Support Our Dairy Industry


It is no exaggeration to say that we are facing a crisis in the dairy sector.  If we don’t act, we face the very real prospect our drinking milk will come from imported milk powder.

Caught in a cost-price squeeze compounded by drought, our dairy farmers face an uncertain future and are desperately in need of some meaningful government action.


A Shorten Labor Government will:
• Establish a Mandatory Code of Conduct to address market power imbalance between dairy farmers and processors.
Labor will make the Mandatory Code a priority.

• Pursue the implementation of Minimum Farm Gate Milk Price for farmers.
A Shorten Labor Government will task the ACCC to test, assess and shape our minimum farm gate milk price proposal.
Most Australians are protected by a minimum wage and our dairy farmers should be too. A minimum farm gate price will provide that protection.
The Minimum Farm Gate Milk Price will be different in every dairy region because every region is different. Once the independent and expert body assesses the average cost of producing milk in a given region, it will declare the minimum price farmers can be paid. Farmers will continue to bargain for the highest price they can secure. But they can budget ahead knowing that their revenue will be at least the floor price. That guaranteed income should in turn deliver the certainty and confidence needed to plan and to invest in productivity-lifting innovation and infrastructure.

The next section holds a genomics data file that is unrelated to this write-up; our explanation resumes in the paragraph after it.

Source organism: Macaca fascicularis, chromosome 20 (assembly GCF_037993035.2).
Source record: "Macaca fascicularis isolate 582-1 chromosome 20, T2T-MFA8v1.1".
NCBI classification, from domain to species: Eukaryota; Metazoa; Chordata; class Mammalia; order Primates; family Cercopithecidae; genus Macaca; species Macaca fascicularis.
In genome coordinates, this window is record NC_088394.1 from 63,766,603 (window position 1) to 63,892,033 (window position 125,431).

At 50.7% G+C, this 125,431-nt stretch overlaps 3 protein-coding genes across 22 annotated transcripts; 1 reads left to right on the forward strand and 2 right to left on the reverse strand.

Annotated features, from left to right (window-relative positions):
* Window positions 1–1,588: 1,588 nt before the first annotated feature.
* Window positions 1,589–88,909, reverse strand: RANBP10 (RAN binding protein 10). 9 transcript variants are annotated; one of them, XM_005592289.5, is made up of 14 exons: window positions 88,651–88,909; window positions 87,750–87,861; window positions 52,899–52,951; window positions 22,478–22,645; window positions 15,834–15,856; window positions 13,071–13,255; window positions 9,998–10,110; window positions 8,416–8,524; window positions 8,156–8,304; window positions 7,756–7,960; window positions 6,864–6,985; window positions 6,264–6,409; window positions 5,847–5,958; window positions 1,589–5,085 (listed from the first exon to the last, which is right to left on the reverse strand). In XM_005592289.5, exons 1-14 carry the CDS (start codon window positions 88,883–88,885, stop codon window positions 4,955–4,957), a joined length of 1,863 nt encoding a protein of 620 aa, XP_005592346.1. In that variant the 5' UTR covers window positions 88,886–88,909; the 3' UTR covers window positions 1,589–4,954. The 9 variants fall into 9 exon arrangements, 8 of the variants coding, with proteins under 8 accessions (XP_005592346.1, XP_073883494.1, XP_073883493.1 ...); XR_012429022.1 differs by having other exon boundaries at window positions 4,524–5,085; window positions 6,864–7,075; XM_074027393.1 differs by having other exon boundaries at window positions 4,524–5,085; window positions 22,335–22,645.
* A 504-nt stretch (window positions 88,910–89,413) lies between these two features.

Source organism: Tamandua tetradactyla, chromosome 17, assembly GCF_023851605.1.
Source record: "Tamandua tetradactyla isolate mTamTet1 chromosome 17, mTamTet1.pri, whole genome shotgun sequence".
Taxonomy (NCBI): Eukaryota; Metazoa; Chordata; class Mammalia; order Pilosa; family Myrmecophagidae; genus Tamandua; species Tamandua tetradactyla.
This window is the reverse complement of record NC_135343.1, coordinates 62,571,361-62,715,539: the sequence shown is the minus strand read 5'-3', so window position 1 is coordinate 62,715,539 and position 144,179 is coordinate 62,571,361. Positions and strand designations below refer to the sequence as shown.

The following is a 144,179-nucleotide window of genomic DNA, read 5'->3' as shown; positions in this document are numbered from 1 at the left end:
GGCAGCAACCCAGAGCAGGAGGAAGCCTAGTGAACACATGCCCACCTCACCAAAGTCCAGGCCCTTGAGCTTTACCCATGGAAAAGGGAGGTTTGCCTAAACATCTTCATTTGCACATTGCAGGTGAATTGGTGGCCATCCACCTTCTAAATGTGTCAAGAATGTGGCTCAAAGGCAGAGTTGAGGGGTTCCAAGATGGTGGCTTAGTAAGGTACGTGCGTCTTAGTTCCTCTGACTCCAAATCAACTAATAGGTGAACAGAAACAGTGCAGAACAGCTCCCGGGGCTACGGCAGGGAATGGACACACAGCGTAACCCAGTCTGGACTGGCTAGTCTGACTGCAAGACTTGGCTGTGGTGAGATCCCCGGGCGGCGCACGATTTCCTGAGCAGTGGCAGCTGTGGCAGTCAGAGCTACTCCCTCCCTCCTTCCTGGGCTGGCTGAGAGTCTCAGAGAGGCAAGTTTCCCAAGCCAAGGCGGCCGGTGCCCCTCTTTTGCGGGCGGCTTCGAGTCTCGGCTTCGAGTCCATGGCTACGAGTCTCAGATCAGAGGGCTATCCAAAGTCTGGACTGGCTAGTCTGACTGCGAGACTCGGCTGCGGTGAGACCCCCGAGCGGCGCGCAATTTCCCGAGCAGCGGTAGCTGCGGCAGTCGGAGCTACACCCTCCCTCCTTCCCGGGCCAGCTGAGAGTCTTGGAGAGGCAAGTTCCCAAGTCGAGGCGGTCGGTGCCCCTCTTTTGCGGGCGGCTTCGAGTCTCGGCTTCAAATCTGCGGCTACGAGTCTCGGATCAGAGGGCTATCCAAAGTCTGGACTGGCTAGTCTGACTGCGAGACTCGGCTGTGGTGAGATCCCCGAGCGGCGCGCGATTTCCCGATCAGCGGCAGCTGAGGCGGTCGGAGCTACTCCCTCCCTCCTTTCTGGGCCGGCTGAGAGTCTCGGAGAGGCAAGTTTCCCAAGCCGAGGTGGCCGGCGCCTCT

• Bring energy costs down.
Energy consumption is a big cost for dairy farmers. Labor’s energy policy will restore investment certainty and put downward pressure on electricity prices.

• Bolster extension Services.
Labor’s Farm Productivity and Sustainable Profitability Plan will include a focus on farm extension to ensure our farmers have access to the latest productivity enhancing innovation to put more farmers on the path to sustainable profitability.
Labor’s Farm Productivity and Sustainable Profitability Plan will be developed by an expert panel including scientists, economists, research bodies and farm industry leaders. The expert panel will be in place within 60 days following an election and will report to government within 12 months. Its advice will be made public.